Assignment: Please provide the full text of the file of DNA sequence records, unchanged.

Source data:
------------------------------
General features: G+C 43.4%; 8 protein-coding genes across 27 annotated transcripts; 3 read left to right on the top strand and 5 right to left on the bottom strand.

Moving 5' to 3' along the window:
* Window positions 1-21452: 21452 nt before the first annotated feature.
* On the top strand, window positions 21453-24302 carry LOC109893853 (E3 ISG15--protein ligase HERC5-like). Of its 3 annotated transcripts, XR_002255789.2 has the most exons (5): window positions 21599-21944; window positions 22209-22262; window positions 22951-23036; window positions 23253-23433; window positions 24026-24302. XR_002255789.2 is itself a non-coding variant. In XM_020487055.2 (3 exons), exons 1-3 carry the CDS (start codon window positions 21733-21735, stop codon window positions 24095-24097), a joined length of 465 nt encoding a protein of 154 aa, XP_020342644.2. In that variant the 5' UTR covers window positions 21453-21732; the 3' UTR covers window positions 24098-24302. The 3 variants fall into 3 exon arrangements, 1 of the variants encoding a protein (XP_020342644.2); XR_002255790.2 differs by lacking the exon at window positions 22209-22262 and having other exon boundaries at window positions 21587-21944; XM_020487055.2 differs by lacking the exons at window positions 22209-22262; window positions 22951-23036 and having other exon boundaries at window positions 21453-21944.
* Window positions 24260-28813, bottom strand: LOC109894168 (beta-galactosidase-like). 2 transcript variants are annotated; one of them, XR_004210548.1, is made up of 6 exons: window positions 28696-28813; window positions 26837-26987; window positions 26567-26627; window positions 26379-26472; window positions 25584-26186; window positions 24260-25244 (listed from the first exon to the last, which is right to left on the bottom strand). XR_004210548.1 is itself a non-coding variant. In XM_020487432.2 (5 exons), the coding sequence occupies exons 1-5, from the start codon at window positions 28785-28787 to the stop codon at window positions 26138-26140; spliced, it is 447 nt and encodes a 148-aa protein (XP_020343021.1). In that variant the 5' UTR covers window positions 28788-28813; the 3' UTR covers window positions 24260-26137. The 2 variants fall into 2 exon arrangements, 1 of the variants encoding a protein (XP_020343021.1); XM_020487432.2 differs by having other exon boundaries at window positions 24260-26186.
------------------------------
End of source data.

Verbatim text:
General features: G+C 43.4%; 8 protein-coding genes across 27 annotated transcripts; 3 read left to right on the top strand and 5 right to left on the bottom strand.

Moving 5' to 3' along the window:
* Window positions 1-21452: 21452 nt before the first annotated feature.
* On the top strand, window positions 21453-24302 carry LOC109893853 (E3 ISG15--protein ligase HERC5-like). Of its 3 annotated transcripts, XR_002255789.2 has the most exons (5): window positions 21599-21944; window positions 22209-22262; window positions 22951-23036; window positions 23253-23433; window positions 24026-24302. XR_002255789.2 is itself a non-coding variant. In XM_020487055.2 (3 exons), exons 1-3 carry the CDS (start codon window positions 21733-21735, stop codon window positions 24095-24097), a joined length of 465 nt encoding a protein of 154 aa, XP_020342644.2. In that variant the 5' UTR covers window positions 21453-21732; the 3' UTR covers window positions 24098-24302. The 3 variants fall into 3 exon arrangements, 1 of the variants encoding a protein (XP_020342644.2); XR_002255790.2 differs by lacking the exon at window positions 22209-22262 and having other exon boundaries at window positions 21587-21944; XM_020487055.2 differs by lacking the exons at window positions 22209-22262; window positions 22951-23036 and having other exon boundaries at window positions 21453-21944.
* Window positions 24260-28813, bottom strand: LOC109894168 (beta-galactosidase-like). 2 transcript variants are annotated; one of them, XR_004210548.1, is made up of 6 exons: window positions 28696-28813; window positions 26837-26987; window positions 26567-26627; window positions 26379-26472; window positions 25584-26186; window positions 24260-25244 (listed from the first exon to the last, which is right to left on the bottom strand). XR_004210548.1 is itself a non-coding variant. In XM_020487432.2 (5 exons), the coding sequence occupies exons 1-5, from the start codon at window positions 28785-28787 to the stop codon at window positions 26138-26140; spliced, it is 447 nt and encodes a 148-aa protein (XP_020343021.1). In that variant the 5' UTR covers window positions 28788-28813; the 3' UTR covers window positions 24260-26137. The 2 variants fall into 2 exon arrangements, 1 of the variants encoding a protein (XP_020343021.1); XM_020487432.2 differs by having other exon boundaries at window positions 24260-26186.